The James Craig Tall Ship

What I love about Alfie being a cub-scout is that he’s having so many wonderful experiences and great opportunities to learn and discover.  One recent experience was spending the night on the James Craig.

The James Craig

The James Craig

The Barque James Craig is a tall ship that was built in 1874 and launched as Clan Macleod.  It was a cargo ship that sailed the trade routes and in her first 26 years, rounded Cape Horn 23 times.  In 1900 she was purchased by Mr James Craig of Auckland, New Zealand, who changed her name and used her on trans-Tasman trade routes from New Zealand to Australia as a general cargo carrier.  Typical cargo was kerosene, wood, wool and coal.  About a decade later she was laid up due to the arrival of steam ships and so she was stripped and ended up in New Guinea.

Approaching the ship at the wharf

Approaching the ship at the wharf

After the First World War she was bought by the well-known Australian jam manufacturer, Henry Jones IXL who brought her back to Sydney for a re-fitting.  Her return to service was brief because in 1925 she was reduced to a coal hulk at Recherche Bay, Tasmania.  In 1932 she was abandoned and became beached after breaking her moorings in a storm.  She remained beached until 1972 when she was bought by the Sydney Heritage Fleet who re-floated her.  The Sydney Heritage Fleet is a community based, non-profit organisation dedicated to the preservation of Australia’s maritime heritage.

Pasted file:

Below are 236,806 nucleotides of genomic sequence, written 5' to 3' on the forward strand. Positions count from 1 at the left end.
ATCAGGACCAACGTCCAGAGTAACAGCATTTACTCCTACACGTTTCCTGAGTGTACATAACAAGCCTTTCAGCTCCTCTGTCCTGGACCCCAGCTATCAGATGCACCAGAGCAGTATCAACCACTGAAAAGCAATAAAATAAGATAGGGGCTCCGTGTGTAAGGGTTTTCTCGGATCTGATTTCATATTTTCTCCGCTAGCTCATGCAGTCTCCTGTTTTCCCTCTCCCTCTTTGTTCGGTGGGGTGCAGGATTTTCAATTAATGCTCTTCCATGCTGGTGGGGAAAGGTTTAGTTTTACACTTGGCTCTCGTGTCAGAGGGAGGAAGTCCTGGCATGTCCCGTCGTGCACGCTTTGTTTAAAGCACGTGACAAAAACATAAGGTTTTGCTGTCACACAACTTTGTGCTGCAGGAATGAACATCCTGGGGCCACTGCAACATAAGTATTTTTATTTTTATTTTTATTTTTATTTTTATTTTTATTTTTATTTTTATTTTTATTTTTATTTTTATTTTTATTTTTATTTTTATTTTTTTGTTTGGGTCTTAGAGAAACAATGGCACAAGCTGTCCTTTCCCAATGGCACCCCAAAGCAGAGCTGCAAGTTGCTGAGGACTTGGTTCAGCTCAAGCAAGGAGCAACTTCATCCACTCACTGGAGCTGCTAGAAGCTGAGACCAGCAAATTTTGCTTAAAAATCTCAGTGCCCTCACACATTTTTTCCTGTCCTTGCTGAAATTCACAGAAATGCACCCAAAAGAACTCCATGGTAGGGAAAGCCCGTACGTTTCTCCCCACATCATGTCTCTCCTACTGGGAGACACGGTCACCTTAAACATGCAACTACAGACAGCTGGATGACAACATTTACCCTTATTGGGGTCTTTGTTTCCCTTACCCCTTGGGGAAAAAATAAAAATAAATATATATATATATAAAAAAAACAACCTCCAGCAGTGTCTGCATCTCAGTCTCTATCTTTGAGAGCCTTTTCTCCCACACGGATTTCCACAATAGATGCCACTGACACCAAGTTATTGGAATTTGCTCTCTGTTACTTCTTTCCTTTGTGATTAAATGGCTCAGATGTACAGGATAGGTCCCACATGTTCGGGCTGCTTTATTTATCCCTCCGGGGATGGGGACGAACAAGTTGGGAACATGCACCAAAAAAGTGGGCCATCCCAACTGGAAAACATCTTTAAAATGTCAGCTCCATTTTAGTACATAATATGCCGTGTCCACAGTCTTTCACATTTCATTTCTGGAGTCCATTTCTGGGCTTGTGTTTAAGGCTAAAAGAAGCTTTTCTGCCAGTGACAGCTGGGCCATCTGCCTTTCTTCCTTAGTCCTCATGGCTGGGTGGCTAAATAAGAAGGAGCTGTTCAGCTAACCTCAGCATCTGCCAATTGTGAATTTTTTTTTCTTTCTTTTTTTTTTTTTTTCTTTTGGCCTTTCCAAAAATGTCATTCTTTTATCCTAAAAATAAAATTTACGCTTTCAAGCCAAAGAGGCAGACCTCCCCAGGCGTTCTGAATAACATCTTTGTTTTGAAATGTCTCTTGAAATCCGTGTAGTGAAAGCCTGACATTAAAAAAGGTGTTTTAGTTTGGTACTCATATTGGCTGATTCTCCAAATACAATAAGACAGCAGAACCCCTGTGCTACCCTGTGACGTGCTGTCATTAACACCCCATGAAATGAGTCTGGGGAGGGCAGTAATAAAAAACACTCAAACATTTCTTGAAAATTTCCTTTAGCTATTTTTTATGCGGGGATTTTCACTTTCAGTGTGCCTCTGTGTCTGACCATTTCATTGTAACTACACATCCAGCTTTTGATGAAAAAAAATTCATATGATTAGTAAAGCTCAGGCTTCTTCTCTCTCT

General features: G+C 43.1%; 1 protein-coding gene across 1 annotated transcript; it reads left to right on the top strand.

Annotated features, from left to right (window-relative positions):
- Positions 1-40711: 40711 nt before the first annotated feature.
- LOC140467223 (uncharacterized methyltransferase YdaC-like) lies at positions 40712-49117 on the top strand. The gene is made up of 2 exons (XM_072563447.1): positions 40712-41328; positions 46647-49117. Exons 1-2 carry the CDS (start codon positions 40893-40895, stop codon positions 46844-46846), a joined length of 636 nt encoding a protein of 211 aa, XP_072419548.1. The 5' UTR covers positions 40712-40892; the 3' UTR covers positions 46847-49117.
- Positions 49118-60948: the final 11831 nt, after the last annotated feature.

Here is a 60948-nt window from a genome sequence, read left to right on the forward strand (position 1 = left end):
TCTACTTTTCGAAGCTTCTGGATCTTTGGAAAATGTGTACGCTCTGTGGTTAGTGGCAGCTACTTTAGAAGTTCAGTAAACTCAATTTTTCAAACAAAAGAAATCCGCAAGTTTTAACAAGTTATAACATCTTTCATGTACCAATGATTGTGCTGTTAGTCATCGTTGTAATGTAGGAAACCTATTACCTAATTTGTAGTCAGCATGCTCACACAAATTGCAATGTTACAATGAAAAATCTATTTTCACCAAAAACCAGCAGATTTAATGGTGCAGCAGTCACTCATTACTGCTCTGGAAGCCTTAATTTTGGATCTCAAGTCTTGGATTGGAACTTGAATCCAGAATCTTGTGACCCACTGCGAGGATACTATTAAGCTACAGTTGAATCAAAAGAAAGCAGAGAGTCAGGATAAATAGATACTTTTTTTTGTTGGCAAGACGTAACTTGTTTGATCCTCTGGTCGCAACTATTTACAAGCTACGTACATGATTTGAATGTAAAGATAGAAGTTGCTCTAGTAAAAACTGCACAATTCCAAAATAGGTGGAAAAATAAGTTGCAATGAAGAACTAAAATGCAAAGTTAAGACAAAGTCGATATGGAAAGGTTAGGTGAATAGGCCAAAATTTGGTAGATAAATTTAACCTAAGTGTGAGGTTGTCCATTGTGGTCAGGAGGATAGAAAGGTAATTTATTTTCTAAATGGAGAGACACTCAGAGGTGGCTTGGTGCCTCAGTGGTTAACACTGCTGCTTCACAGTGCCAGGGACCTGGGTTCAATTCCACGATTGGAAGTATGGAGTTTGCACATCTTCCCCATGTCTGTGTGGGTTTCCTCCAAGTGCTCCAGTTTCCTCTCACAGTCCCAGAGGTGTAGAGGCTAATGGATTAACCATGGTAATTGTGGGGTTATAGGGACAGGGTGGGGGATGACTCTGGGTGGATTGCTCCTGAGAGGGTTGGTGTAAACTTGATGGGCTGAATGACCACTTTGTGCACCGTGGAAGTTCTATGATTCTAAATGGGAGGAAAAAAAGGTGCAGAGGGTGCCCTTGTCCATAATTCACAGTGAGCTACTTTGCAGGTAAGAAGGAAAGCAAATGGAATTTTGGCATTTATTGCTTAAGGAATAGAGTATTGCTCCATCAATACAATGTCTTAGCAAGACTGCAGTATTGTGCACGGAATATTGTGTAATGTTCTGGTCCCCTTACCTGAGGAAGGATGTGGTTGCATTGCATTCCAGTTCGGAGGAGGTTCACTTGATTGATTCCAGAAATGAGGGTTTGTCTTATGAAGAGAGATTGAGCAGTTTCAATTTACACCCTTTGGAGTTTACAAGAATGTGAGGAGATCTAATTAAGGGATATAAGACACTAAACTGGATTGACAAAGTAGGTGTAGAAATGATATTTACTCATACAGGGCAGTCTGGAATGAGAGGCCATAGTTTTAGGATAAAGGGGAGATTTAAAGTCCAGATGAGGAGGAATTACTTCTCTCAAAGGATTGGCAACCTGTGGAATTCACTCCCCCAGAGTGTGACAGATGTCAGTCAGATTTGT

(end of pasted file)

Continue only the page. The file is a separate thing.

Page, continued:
'Watch and learn'

‘Watch and learn’

The James Craig is one of only four barques from the 19th Century still operational and the only one in the southern hemisphere.  She is not a replica and has been genuinely restored.  She was towed to Sydney in 1981 and in 1997, after years of restoration work at a cost of $30 million she was re-launched.  (The original cost for building the ship was 11,350 pounds).  She is 70mtrs long and is a ‘barque’ because she has three masts.  She is famous all around the world and regularly goes to sea with up to 80 passengers.



The cub scouts were given the opportunity to spend a night on the James Craig.  A parent helper also had to attend and when I heard about the sleeping arrangements, I volunteered Carl.

They arrived on the ship in the afternoon and were given a tour and some information on the ship’s history.  I think they were very surprised to learn that the youngest crew members of the James Craig 100 years ago were 10-year old boys.  You must have had to grow up very fast back then.  Then it was on with learning how to tie knots which the boys took very seriously.

Learning how to set up their hammocks

Learning how to set up their hammocks

Dinner was served on the ship and I enquired as to the standard and both Alfie and Carl said it was ‘really good’.  Curried chicken with rice and one of the mums onboard had made a couple of chocolate cakes so that was dessert.

With regards to the sleeping arrangements, the boys were handed a hammock and shown how to hang it.  There was no way Carl was going to fit into a hammock and so he was led to an open bunk area where he looked at the size of the bunks then did a check-measure on his own proportions and realised he faced some challenges.  The bunk wasn’t quite as wide as his shoulders and not quite as long as his height.  Fear gripped him!

Dinner time

Dinner time